Stress, High Emotion & Group Think

It’s a fact that, in times of great stress and anxiety, events like this riot are more likely to occur. When individuals are highly stressed, and there are powerful emotions at play, as was the case at this pro-Trump gathering, it becomes easier for individuals to get caught up in crowd psychology, and to surrender their own personal sense of judgment and decision-making to the mob. Such crowds can often be driven by the responses of a small group of possibly irrational and emotionally disturbed individuals. It is certainly often the case that such a mob will function at the lowest common denominator of morality and responsibility.

As we look at the recent events at the Capitol, we’re reminded of the words of Charles MacKay in his 1841 study of crowd psychology:

[People], it has been well said, think in herds; it will be seen that they go mad in herds, while they only recover their senses slowly, one by one.

MacKay, Charles, Extraordinary Popular Delusions and the Madness of Crowds [not to be confused with a much more recent book entitled simply “The Madness of Crowds”}

Collective Psychosis and the Need to “Hang Onto Ourselves”

C.G. Jung was well aware of this tendency in human beings, and watched from Switzerland as it played out with particular ferocity in Nazi Germany in the 1930s. In his writings he used the term “collective psychosis” to describe the way in which individuals are prone to surrendering their own intellect and feeling to the inferior, crude and often aggressive mindset of the crowd. As Jung famously put it, using the gender terms of his age,

…it is not famine, not earthquakes, not microbes, not cancer, but man [sic] himself who is man’s greatest danger to man, for the simple reason that there is no adequate protection against psychic epidemics.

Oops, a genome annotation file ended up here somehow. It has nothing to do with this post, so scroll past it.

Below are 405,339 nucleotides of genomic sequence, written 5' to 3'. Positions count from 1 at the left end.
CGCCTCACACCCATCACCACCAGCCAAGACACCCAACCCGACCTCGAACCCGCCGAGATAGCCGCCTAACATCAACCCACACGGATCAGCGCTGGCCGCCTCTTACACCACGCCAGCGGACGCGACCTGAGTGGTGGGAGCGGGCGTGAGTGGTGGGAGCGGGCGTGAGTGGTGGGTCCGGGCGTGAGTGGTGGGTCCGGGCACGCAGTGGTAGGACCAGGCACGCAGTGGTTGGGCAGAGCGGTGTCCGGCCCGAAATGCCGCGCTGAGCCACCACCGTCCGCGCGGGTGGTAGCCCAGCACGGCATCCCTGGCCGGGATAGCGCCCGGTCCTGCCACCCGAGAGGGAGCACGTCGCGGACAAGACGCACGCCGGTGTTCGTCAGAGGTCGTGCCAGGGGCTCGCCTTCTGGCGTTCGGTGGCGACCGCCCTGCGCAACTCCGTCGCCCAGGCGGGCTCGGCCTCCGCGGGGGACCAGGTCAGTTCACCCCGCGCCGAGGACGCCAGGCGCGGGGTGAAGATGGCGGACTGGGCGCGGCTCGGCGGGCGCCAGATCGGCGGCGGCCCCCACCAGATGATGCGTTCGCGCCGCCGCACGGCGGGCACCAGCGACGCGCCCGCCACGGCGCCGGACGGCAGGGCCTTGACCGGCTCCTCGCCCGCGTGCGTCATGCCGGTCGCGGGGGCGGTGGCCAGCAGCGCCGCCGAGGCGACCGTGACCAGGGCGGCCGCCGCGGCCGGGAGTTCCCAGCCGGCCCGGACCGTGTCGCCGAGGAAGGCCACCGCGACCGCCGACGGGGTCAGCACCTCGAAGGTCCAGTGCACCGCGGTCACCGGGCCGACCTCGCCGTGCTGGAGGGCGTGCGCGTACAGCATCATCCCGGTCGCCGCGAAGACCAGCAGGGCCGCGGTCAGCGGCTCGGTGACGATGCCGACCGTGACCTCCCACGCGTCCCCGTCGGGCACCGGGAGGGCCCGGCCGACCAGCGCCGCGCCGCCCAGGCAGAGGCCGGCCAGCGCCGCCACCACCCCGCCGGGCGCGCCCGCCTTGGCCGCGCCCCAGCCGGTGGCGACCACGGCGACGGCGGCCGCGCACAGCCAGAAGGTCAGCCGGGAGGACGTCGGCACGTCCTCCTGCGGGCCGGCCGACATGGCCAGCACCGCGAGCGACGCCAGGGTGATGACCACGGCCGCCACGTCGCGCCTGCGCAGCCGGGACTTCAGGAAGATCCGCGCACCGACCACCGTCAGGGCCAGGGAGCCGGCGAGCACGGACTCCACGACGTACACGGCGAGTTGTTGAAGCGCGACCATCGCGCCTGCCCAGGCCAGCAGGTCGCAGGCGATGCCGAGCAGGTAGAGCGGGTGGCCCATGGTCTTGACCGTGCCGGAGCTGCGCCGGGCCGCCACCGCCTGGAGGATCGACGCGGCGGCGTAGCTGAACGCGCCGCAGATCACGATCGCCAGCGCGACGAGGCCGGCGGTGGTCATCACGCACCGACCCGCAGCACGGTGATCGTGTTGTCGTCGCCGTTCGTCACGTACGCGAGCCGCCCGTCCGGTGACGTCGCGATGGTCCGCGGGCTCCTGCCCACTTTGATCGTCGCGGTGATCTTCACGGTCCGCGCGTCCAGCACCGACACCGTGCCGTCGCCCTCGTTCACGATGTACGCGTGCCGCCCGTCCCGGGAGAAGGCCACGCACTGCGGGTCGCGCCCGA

One of the more poignant comments on the events at the Capitol came, unexpectedly, from former California Governor and movie superstar Arnold Schwartzenegger. Among other things, he movingly describes growing up in post-Nazi Austria, in the aftermath of the defeat of the Nazis. He describes the way that his father and many others of his age group, had been caught up in the rise of Nazism and misled by its lies and cruelties. He relates how they ended up as essentially broken men, living in great remorse, unable to escape the condemnation of their consciences for participating in something so horrific.

It’s easy to see how people could get caught up in the Nazi hysteria. Similarly, the Capitol rioters, many of whom are probably decent ordinary individuals, got caught up in something that turned ugly and went horribly out of control.

As noted above, this sort of distorted thinking and temporary loss of sanity often accompanies times of great stress, peril and uncertainty. As we face the difficulties of our current situation, how can we avoid falling into this kind of crowd- or mob-think?

What About Us, Now?

We Canadians could easily lapse into a sense of smug superiority and feel that the events that we’ve witnessed in the U.S. this week could never happen in “Our Home and Native Land”. That would be very naive. In times of great stress and uncertainty, the potential for losing ourselves in pack- or herd-think becomes much greater.

This could take the form of something as dramatic as the riot at the U.S. Capitol, but crowd psychology could also show up in forms that are less vivid, but perhaps no less destructive. One of the ways this appears is in black-and-white, us-and-them thinking of the kind that plays so great a role in political extremism, fanatic religious cults, and other groups that negate the value of the individual.